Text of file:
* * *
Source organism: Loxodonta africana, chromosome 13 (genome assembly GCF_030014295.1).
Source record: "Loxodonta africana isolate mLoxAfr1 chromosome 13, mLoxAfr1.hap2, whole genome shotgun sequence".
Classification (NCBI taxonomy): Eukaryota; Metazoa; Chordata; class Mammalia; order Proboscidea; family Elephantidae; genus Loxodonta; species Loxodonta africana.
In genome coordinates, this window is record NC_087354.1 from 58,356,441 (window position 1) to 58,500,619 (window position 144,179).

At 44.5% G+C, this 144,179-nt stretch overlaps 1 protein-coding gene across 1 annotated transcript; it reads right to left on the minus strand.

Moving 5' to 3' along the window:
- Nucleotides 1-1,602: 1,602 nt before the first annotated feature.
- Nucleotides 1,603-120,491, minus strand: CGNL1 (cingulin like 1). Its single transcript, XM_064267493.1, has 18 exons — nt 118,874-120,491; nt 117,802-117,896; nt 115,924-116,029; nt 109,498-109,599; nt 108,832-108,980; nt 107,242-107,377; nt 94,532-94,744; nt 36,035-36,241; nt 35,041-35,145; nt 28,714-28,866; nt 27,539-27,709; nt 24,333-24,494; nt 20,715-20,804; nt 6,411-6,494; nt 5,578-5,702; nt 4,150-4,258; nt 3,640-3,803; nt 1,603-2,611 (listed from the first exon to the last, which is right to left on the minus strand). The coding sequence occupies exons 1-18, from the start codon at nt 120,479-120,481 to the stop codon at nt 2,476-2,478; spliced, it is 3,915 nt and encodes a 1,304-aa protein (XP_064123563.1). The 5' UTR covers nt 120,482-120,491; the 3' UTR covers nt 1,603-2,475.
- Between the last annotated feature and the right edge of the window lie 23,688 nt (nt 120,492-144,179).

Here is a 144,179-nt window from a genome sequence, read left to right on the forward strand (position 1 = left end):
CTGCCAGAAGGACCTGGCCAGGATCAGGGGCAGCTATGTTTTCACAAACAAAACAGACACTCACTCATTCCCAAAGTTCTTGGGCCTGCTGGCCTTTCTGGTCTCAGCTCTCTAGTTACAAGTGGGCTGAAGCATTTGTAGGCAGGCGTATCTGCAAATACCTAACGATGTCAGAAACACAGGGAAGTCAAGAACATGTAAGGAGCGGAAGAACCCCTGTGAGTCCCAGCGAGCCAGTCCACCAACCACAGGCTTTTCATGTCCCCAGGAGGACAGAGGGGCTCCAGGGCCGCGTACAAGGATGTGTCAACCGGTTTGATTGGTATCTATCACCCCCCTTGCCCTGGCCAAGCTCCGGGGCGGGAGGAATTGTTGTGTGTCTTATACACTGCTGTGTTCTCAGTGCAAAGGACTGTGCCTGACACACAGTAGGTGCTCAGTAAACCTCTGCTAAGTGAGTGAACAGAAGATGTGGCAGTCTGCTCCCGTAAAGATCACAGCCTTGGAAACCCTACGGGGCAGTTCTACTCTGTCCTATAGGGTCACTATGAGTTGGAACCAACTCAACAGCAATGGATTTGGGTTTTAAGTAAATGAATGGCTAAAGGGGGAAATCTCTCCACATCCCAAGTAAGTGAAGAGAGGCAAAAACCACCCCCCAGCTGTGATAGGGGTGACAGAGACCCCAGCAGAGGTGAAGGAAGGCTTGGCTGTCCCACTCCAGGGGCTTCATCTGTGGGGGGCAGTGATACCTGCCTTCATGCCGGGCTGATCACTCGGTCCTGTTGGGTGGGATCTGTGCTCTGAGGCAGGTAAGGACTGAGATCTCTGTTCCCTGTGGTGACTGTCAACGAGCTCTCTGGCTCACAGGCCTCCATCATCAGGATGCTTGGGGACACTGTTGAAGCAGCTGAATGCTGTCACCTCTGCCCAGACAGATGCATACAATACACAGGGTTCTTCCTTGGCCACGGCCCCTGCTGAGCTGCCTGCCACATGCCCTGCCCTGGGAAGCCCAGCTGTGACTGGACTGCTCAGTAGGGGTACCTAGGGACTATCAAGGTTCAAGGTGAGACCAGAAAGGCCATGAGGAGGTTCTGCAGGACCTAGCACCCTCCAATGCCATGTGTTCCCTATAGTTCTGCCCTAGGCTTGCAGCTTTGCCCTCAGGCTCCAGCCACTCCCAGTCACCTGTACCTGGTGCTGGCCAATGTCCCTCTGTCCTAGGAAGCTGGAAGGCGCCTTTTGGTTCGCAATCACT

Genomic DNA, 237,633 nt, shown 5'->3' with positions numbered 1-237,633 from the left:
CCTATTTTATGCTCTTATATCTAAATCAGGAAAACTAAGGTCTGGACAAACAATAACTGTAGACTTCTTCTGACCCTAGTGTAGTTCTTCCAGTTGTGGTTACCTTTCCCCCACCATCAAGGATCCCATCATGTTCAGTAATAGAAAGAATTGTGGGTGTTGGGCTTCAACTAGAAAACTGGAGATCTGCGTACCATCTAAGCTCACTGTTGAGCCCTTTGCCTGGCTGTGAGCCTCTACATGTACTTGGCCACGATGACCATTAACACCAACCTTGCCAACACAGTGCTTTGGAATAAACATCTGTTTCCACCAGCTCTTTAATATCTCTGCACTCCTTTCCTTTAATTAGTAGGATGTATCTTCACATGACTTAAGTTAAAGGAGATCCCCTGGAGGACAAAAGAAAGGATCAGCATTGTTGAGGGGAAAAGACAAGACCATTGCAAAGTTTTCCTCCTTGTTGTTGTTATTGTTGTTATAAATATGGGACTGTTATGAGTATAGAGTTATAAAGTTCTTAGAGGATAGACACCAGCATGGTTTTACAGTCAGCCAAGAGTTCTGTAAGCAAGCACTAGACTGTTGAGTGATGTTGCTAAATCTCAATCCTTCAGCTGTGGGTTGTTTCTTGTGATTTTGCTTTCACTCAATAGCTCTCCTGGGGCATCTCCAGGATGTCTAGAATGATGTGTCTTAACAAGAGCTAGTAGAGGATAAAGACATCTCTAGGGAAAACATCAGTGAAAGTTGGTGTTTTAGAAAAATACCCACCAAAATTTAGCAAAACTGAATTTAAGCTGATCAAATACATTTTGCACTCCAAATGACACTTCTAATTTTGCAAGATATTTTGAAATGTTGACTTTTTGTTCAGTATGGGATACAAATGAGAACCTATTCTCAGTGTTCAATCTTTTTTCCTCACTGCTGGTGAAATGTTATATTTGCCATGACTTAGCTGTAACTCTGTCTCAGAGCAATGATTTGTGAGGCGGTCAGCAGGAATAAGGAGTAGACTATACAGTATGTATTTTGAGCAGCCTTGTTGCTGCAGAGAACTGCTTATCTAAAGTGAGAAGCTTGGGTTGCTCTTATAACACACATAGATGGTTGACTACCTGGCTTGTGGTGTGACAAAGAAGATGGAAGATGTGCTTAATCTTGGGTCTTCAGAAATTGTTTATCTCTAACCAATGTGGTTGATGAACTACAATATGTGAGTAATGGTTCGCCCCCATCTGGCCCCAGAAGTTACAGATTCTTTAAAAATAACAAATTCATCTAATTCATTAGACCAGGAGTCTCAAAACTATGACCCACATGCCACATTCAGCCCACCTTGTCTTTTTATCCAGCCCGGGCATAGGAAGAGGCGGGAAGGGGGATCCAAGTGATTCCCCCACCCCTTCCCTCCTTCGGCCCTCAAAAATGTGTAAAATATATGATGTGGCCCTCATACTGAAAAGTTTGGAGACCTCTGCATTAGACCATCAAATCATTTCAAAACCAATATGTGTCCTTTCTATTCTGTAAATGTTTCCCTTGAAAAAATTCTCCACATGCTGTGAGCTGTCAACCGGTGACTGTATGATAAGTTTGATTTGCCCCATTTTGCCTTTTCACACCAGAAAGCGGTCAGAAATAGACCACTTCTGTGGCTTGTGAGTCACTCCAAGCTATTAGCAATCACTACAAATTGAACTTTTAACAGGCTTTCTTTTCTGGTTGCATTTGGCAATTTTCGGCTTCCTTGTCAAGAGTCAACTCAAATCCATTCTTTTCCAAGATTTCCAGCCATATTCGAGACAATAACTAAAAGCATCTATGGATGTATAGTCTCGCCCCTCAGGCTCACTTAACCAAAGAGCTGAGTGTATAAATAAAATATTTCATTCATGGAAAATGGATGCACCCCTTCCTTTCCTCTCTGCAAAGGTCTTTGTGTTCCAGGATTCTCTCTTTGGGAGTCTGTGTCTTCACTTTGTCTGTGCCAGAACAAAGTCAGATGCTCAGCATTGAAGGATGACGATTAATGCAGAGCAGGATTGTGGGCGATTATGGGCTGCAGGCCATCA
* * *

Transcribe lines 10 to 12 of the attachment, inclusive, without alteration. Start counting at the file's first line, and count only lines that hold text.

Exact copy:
Here is a 144,179-nt window from a genome sequence, read left to right on the forward strand (position 1 = left end):
CTGCCAGAAGGACCTGGCCAGGATCAGGGGCAGCTATGTTTTCACAAACAAAACAGACACTCACTCATTCCCAAAGTTCTTGGGCCTGCTGGCCTTTCTGGTCTCAGCTCTCTAGTTACAAGTGGGCTGAAGCATTTGTAGGCAGGCGTATCTGCAAATACCTAACGATGTCAGAAACACAGGGAAGTCAAGAACATGTAAGGAGCGGAAGAACCCCTGTGAGTCCCAGCGAGCCAGTCCACCAACCACAGGCTTTTCATGTCCCCAGGAGGACAGAGGGGCTCCAGGGCCGCGTACAAGGATGTGTCAACCGGTTTGATTGGTATCTATCACCCCCCTTGCCCTGGCCAAGCTCCGGGGCGGGAGGAATTGTTGTGTGTCTTATACACTGCTGTGTTCTCAGTGCAAAGGACTGTGCCTGACACACAGTAGGTGCTCAGTAAACCTCTGCTAAGTGAGTGAACAGAAGATGTGGCAGTCTGCTCCCGTAAAGATCACAGCCTTGGAAACCCTACGGGGCAGTTCTACTCTGTCCTATAGGGTCACTATGAGTTGGAACCAACTCAACAGCAATGGATTTGGGTTTTAAGTAAATGAATGGCTAAAGGGGGAAATCTCTCCACATCCCAAGTAAGTGAAGAGAGGCAAAAACCACCCCCCAGCTGTGATAGGGGTGACAGAGACCCCAGCAGAGGTGAAGGAAGGCTTGGCTGTCCCACTCCAGGGGCTTCATCTGTGGGGGGCAGTGATACCTGCCTTCATGCCGGGCTGATCACTCGGTCCTGTTGGGTGGGATCTGTGCTCTGAGGCAGGTAAGGACTGAGATCTCTGTTCCCTGTGGTGACTGTCAACGAGCTCTCTGGCTCACAGGCCTCCATCATCAGGATGCTTGGGGACACTGTTGAAGCAGCTGAATGCTGTCACCTCTGCCCAGACAGATGCATACAATACACAGGGTTCTTCCTTGGCCACGGCCCCTGCTGAGCTGCCTGCCACATGCCCTGCCCTGGGAAGCCCAGCTGTGACTGGACTGCTCAGTAGGGGTACCTAGGGACTATCAAGGTTCAAGGTGAGACCAGAAAGGCCATGAGGAGGTTCTGCAGGACCTAGCACCCTCCAATGCCATGTGTTCCCTATAGTTCTGCCCTAGGCTTGCAGCTTTGCCCTCAGGCTCCAGCCACTCCCAGTCACCTGTACCTGGTGCTGGCCAATGTCCCTCTGTCCTAGGAAGCTGGAAGGCGCCTTTTGGTTCGCAATCACT

Genomic DNA, 237,633 nt, shown 5'->3' with positions numbered 1-237,633 from the left: